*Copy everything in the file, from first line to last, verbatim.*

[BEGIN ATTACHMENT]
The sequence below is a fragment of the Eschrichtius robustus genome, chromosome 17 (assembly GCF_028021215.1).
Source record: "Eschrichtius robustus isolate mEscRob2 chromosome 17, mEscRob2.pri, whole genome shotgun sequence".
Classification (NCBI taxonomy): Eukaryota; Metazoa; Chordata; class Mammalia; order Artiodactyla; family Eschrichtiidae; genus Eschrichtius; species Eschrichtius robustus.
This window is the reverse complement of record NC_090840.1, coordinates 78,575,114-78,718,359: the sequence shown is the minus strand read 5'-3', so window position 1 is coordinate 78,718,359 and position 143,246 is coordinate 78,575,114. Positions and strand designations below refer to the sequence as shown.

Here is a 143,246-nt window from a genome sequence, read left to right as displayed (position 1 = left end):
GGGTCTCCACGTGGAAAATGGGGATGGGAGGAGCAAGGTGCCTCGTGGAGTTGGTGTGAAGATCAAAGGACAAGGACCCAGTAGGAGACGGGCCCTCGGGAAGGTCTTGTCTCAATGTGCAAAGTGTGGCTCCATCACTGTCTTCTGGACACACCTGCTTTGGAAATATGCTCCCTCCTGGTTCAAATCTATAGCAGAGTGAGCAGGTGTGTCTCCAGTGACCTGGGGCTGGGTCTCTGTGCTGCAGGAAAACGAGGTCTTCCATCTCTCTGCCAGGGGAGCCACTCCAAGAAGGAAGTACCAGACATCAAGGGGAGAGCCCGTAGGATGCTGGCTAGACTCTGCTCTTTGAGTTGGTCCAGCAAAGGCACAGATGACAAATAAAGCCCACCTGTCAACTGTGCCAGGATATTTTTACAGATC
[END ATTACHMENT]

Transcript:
The sequence below is a fragment of the Eschrichtius robustus genome, chromosome 17 (assembly GCF_028021215.1).
Source record: "Eschrichtius robustus isolate mEscRob2 chromosome 17, mEscRob2.pri, whole genome shotgun sequence".
Classification (NCBI taxonomy): Eukaryota; Metazoa; Chordata; class Mammalia; order Artiodactyla; family Eschrichtiidae; genus Eschrichtius; species Eschrichtius robustus.
This window is the reverse complement of record NC_090840.1, coordinates 78,575,114-78,718,359: the sequence shown is the minus strand read 5'-3', so window position 1 is coordinate 78,718,359 and position 143,246 is coordinate 78,575,114. Positions and strand designations below refer to the sequence as shown.

Here is a 143,246-nt window from a genome sequence, read left to right as displayed (position 1 = left end):
GGGTCTCCACGTGGAAAATGGGGATGGGAGGAGCAAGGTGCCTCGTGGAGTTGGTGTGAAGATCAAAGGACAAGGACCCAGTAGGAGACGGGCCCTCGGGAAGGTCTTGTCTCAATGTGCAAAGTGTGGCTCCATCACTGTCTTCTGGACACACCTGCTTTGGAAATATGCTCCCTCCTGGTTCAAATCTATAGCAGAGTGAGCAGGTGTGTCTCCAGTGACCTGGGGCTGGGTCTCTGTGCTGCAGGAAAACGAGGTCTTCCATCTCTCTGCCAGGGGAGCCACTCCAAGAAGGAAGTACCAGACATCAAGGGGAGAGCCCGTAGGATGCTGGCTAGACTCTGCTCTTTGAGTTGGTCCAGCAAAGGCACAGATGACAAATAAAGCCCACCTGTCAACTGTGCCAGGATATTTTTACAGATC